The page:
Plant-based burgers that mimic real meat look set to change the world
By BEL JACOBS
In the past, veggie burgers have been thin, grey patties stuck between two buns; pale imitations of the real thing. But purveyors of plant-based protein including Beyond Meat and Impossible Food say the new veggie burgers are, quite literally, changing the world.
The reason? The burgers are aimed at meat eaters as well as veggies and vegans.
Pick up a Beyond Burger and you’ll encounter a meat that looks like real meat, tastes like real meat. Heck, it even ‘bleeds’ like real meat - albeit with a blend of beet juice. Ditto the Impossible Burger.
And this is key to the burgers’ broad appeal. As Ethan Brown, founder and CEO of Beyond Meat, points out on the company’s website: “At Beyond Meat, we started with simple questions. Why do you need an animal to create meat? Why can't you build meat directly from plants?”
So they did. “We hope our plant-based meats allow you and your family to eat more, not less, of the traditional dishes you love, while feeling great about the health, sustainability, and animal welfare benefits of plant protein,” continues the blurb.
Meat production is harsh on the planet, in addition to being hopelessly cruel. According to Livestock’s Long Shadow, a 2006 report by the UN, agriculture is one of the most significant contributors to environmental degradation, both globally and locally, accounting for 19 per cent of greenhouse emissions, 70 per cent of freshwater consumption and 38 per cent of total landuse.
And that’s just now. In a follow-up report in 2010, the UN warned that rising meat and dairy consumption, and a global population predicted to be 9.1 billion by 2050, meant a shift towards veganism was now vital to save the world from climate catastrophe and food shortages.
And the world is responding: more people are turning to plant-based eating than ever. In the UK alone, research showed the number of vegans now exceeds three-and-a-half million, a bounce of 700% in just two years.
Vegetarian and vegan foods are now big business, looking set to exceed $6 billion by 2023. No wonder then that investors in Beyond Meat, for example, read like a who’s who of business insiders including Bill Gates, Twitter co-founders Biz Stone and Evan Williams - and meat company Tyson Foods.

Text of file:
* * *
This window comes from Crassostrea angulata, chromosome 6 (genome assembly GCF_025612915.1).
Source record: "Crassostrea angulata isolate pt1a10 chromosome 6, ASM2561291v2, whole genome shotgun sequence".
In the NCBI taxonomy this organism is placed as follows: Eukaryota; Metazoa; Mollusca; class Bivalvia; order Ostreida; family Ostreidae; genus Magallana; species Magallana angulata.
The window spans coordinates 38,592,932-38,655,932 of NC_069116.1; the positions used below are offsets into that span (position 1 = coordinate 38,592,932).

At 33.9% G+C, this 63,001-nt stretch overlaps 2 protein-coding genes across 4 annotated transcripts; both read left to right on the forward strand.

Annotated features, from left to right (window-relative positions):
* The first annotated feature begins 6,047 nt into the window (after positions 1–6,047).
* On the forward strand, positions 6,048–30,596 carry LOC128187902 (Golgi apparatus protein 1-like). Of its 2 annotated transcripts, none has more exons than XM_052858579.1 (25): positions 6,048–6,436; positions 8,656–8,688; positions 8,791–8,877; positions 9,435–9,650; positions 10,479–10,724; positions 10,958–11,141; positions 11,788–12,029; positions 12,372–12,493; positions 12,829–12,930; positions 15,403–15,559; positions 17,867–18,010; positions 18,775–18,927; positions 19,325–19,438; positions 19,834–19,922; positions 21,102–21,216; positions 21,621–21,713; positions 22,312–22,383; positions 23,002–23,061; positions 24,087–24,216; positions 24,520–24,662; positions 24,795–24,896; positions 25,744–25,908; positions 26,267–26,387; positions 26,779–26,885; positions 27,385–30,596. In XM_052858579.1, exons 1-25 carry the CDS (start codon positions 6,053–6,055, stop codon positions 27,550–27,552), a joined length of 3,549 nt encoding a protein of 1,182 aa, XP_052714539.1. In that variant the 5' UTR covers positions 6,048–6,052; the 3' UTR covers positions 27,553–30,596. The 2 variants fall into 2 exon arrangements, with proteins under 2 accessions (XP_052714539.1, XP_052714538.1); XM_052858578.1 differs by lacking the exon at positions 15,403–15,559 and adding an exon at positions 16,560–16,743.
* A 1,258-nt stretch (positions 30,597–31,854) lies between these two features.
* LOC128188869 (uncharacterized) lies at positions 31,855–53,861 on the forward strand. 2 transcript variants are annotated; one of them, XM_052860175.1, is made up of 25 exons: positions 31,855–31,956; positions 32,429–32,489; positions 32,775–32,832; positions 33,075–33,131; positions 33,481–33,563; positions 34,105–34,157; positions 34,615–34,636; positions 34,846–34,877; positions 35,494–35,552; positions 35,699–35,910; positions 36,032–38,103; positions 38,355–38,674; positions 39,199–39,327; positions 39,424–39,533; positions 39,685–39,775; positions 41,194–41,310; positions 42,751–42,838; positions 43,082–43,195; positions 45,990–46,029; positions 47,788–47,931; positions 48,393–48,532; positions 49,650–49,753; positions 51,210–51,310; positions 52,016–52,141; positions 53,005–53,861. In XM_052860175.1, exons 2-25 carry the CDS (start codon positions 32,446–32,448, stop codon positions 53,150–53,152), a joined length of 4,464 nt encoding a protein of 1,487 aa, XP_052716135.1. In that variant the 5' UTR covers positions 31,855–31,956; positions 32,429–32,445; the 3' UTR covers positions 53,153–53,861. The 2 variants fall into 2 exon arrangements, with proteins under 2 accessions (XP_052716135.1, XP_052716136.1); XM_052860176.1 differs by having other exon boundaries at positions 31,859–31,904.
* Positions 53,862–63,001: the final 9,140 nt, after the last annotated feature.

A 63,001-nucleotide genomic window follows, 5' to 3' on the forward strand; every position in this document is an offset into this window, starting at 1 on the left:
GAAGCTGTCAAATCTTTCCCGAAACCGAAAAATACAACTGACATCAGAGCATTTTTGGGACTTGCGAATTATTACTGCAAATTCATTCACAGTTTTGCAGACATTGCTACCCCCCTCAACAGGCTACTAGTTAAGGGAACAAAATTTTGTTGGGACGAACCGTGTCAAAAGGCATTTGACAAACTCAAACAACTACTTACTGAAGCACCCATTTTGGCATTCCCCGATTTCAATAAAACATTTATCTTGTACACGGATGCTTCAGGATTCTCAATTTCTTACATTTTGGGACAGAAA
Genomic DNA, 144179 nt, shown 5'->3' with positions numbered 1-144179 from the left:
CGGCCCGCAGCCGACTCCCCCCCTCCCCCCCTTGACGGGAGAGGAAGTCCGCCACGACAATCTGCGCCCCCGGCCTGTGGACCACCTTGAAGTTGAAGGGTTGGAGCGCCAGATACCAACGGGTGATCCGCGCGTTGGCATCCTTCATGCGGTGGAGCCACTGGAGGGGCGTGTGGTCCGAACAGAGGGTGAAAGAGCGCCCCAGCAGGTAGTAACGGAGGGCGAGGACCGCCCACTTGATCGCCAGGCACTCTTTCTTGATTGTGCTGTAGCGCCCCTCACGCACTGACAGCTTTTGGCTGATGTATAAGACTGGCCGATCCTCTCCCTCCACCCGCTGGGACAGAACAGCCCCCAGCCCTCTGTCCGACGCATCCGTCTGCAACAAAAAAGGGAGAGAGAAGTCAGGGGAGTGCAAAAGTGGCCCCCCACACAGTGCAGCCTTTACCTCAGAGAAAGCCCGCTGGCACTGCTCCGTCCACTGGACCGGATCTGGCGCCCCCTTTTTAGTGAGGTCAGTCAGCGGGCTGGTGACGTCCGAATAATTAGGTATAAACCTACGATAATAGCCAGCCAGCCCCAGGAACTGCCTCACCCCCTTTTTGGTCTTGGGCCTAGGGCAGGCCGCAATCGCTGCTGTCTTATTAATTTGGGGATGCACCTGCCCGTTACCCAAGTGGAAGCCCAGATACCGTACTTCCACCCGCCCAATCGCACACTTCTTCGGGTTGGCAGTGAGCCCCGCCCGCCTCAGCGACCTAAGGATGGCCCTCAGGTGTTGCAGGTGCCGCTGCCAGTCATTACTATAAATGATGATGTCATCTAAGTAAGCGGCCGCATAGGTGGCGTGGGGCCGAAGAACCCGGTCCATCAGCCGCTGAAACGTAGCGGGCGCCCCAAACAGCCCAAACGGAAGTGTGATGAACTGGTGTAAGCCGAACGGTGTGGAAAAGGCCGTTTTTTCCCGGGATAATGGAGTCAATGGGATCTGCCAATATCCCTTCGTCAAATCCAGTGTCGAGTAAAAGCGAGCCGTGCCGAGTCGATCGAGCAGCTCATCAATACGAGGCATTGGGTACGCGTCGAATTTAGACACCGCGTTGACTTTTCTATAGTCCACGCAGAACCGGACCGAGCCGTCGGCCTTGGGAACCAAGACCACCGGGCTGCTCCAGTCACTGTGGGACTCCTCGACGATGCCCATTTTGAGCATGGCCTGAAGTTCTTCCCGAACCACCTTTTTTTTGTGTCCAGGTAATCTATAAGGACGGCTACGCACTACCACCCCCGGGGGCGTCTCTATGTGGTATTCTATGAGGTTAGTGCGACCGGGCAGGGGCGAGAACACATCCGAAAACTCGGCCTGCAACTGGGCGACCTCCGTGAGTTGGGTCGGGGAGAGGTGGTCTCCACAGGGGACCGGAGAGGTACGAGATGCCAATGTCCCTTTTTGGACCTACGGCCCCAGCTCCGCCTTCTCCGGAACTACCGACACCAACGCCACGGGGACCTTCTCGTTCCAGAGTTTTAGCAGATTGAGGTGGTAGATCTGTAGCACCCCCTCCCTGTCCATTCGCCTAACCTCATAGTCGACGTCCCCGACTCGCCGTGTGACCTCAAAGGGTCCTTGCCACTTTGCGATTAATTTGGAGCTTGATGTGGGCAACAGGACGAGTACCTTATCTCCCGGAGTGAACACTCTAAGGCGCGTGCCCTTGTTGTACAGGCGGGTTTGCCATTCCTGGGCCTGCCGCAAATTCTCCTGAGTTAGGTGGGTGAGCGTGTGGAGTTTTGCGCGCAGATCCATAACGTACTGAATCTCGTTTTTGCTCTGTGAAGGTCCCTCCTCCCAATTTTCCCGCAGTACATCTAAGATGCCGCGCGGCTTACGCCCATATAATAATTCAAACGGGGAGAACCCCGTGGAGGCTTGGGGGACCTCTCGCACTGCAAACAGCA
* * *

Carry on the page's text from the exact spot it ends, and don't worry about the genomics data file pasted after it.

Oscar-winning actor and environmental activist Leonardo diCaprio joined late last year. "Shifting from animal meat to the plant-based meats developed by Beyond Meat is one of the most powerful measures someone can take to reduce their impact on our climate,” he said in a statement at the time. “The company's ability to create appealing, healthy meat directly from plants will go a long way in helping everyday consumers take action on climate change."
Gates is also an investor in Impossible Foods, founded by Stanford biochemistry professor emeritus Patrick Brown, creators of the vegan Impossible Burger. The company, recently announced a $114 million investment in preparation for a global expansion, bringing total investments to $400 million.
Recipes vary. Beyond Burgers are made with pea protein, canola and coconut oil, potato starch and beet juice, which provides the color and “bleeding” effect. But it’s Impossible Burgers that has garnered the most headlines, using a blend of science and tech wizardry to create something as close to meat as plants can get.
Wheat protein gives the burgers firmness; potato protein allows them to hold water and get more solid during cooking. For fat, Impossible Foods uses flavourless coconut. But the key ingredient is leghemoglobin, an iron-rich molecule found in many meat proteins but also in soy, which Impossible grows in yeast.
Also referred to as heme, leghemoglobin is key to the burgers’ “craveability” factor; it has also led to controversy. Last year, the New York Times published an article highlighting correspondence between the FDA and Impossible Foods that environmental groups say indicates that the protein had not met the agency’s approval before going to market about a year ago. The burger, created to reduce the environmental impact of the food system, has attracted the same ire and suspicion as GMOs still do.
Both Beyond Meat and Impossible Foods say their goal is to produce a sustainable, environmentally friendly replacement for cattle production. And by Gods, the stakes are high - particularly if we want to feed a rapidly expanding species on a planet that stays the same size. And with lab-grown meat, or “clean meat“, due hit store shelves, our antipathy to food tech may have to be moderated.
When Oxford academic Dr Marco Springmann attempted to model what a vegan planet would look like, he showed a world that would save $1.1tn in healthcare costs, $0.5tn in environmental costs and a cut in greenhouse gas emissions by two-thirds, saving billions of human - and animal - lives. And if a meat-mimicking burger can help get us there, I’ll take a dozen, cheers.